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Citrus Tree Care
Introduction
Types of Citrus
· Orange
· Grapefruit
· Mandarin
· Lemon
· Lime
· Kumquat
Propagation
· Starting from Seed
· Grafting
· Site selection
· Planting
· Post-Planting Care
Care Tips
· Fertilization
· Cold Protection
· Freeze damage
· Pruning
· Insects & Disease
· Fruit Problems
· Potted Citrus
Links
Products for your citrus tree

Improve the long-term vitality of your citrus trees with a TreeHelp Annual Care Kit for Citrus including specially formulated fertilizer tablets, a mycorrhizal fungi treatment, and a biostimulant.
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Surviving a Freeze

Citrus trees are extremely vulnerable in cold weather and even the hardiest will need a little help surviving winter's bite.

For young trees under four years of age, the most effective method of cold protection is to bank the trunk up to a height of about 15 inches with clean soil. Soil is a surprisingly good insulator and can provide up to 15º F protection. It is also a good absorber of sunlight so make sure to remove any mulch or other material covering the soil. Bank your trees in the fall before there is a chance of frost and remove the bank in the spring after the last chance of freezing has past. Another helpful step is to wrap the tree trunk with Tree Wrap. This is an alternative to banking or it can be done in combination for added protection.

In the case of older, but still reasonably small trees, light winter sheet covers are an option. Simply drape the material carefully over the branches. If the freeze is extreme, several light bulbs can be placed beneath the cover or even a small heater. However, use extreme caution when placing any heating source under the cover. Heat sources should be kept away from both the tree and the covering material. The TreeHelp Cold Weather Tree Blanket is a good choice as a protective tree blanks because it comes in pre-cut sizes to cover an average size tree. The TreeHelp Cold Weather Tree Blanket on average can increase the cold tolerance of a tree by about 6 to 8 degrees Fahrenheit. Tree blankets should only be used continuously for up to 3 days at a time. If they are used for an extended period of time, they should be removed during the day to provide the tree with warming sunlight. Never use plastic covers on a tree to provide cold protection, always use a breathable fabric specially made for foliage protection.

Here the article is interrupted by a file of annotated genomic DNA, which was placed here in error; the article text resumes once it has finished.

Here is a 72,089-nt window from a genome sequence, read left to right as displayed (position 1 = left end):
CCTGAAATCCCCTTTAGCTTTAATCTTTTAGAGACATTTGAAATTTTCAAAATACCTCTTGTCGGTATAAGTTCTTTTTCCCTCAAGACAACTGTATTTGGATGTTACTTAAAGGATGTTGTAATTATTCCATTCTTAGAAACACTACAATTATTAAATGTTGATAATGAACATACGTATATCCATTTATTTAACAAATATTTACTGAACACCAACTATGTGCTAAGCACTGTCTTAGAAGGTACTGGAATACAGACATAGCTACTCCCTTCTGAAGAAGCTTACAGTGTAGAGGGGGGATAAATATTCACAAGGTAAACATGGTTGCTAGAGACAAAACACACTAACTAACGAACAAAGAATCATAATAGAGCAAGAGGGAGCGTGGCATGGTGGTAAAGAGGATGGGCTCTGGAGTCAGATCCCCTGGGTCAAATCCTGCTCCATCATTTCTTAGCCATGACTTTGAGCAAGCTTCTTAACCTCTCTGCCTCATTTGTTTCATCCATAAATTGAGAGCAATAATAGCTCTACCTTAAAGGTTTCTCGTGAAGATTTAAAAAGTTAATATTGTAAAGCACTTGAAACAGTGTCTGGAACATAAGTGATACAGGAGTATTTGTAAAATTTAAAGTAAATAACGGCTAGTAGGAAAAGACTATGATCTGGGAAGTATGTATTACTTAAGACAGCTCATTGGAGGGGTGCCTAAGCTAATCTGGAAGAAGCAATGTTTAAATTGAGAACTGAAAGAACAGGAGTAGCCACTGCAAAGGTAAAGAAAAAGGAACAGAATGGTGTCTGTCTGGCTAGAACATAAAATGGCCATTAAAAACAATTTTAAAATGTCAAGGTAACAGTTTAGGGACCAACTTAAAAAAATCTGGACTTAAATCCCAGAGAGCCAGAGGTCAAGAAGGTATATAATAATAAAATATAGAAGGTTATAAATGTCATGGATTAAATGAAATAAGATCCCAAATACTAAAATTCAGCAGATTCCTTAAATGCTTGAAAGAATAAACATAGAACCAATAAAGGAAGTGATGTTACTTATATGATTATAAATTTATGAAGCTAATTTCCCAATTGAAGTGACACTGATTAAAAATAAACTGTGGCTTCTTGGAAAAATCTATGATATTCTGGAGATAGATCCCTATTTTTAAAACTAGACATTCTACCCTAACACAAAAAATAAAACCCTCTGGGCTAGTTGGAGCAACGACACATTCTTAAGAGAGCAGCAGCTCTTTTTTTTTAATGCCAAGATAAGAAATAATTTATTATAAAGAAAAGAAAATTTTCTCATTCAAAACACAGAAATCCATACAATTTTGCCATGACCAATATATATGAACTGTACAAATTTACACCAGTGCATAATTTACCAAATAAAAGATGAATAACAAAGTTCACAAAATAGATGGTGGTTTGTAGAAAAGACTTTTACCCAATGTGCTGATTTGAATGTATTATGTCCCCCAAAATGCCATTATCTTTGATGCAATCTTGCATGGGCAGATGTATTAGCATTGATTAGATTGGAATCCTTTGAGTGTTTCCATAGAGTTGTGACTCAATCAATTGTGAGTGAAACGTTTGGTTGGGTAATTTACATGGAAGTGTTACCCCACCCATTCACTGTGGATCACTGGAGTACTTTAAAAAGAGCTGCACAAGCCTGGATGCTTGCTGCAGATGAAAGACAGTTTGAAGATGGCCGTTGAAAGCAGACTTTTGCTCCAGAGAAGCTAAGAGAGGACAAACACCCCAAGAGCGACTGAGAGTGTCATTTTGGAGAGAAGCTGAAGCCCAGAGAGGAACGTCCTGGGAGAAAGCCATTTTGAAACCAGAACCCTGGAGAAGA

If your tree has reached a size where a cover is no longer a realistic option, prepare for freezes in the following way: First, clear the soil around your tree of any mulching material to allow the earth to absorb sunlight. Several days prior to an expected freeze, enhance the heat absorption properties of the soil by irrigating the tree and the surrounding area. You can also spray the tree with water mixed with Wilt-Pruf to enhance the tree’s cold tolerance. Wilt Pruf, when sprayed on trees, forms an invisible film on the leaves and branches which helps to reduce cold weather damage.

A final option is sprinkling your tree with water during the freezing period. Place the sprinkler over the tree and begin sprinkling before the temperature drops to 30º F. The ice formed from the water will provide your tree with a degree of protection. However, you may have to accept breakage of branches due to the weight of ice formation.

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